Scaplen: So, we know that alcohol addiction is just a complex problem. It’s a major problem in medicine and in society. Every year, we have three million deaths that can be attributed to the harmful use of alcohol, and excessive drinking is one of the leading causes of preventable deaths in the United States.

But despite this problem, we really have very few effective treatments that, one, help an individual overcome addiction, and two, address their prolonged risk of relapse. We think this is because of alcohol’s complex effects on the brain. And we know that, in fact, it changes and targets neurons, and it changes connections within the brain. So, this is the focus of my work: to understand how alcohol changes the brain.

Rath: When you’re studying this with the fruit flies—they have those same kinds of circuits—do you get the fruit flies addicted?

Scaplen: Yes. Addiction is really complex, right? There are lots of behavioral phenotypes that are associated with addiction. But remarkably, flies do showcase a lot of the behaviors that we see in individuals suffering from alcohol use disorder. So, when you present alcohol to fruit flies at low doses, they start to increase their activity. With longer doses, or higher doses, they become uncoordinated, and ultimately they will sedate, just like humans will.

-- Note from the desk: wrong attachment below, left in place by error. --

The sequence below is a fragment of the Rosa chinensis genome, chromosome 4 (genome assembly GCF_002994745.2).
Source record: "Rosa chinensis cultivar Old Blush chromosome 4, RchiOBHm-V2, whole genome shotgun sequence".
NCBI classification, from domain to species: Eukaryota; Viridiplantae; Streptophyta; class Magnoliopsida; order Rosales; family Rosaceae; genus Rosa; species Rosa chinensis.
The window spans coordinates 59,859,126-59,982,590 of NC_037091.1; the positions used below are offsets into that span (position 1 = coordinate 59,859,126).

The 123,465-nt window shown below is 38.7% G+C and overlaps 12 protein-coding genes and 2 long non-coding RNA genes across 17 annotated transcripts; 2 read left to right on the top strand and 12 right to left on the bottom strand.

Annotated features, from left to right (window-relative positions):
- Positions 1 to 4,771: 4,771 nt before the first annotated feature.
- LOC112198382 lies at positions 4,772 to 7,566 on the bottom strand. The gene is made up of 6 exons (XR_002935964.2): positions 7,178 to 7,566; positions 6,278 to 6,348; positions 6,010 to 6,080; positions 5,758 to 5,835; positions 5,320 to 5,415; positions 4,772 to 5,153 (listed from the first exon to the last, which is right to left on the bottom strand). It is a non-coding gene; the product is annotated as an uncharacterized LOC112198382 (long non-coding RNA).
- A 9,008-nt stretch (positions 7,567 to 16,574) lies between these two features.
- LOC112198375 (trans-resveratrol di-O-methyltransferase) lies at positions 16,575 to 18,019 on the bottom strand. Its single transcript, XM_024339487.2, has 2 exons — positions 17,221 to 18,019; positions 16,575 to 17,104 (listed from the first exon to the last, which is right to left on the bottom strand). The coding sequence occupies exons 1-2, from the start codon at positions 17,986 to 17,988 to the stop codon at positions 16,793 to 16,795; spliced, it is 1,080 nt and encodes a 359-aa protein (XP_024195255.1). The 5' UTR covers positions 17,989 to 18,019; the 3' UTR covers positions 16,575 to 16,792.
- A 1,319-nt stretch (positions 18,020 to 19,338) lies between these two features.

We can show that with flies, when you present different cues—in this context, they’re odor cues with alcohol intoxication—we do this multiple times, and if we ask the fly which odor they prefer, maybe one that was presented by itself or one that was presented with alcohol, we find that 24 hours later, the flies have this enduring preference for the cues that are associated with alcohol.

And these memories are quite striking. They last upwards of seven days, which is the longest that we’ve tested them. They’re willing to endure an electric shock to get to cues that are associated with alcohol. So, it shows the same kind of willingness to withstand aversive consequences to get their alcohol.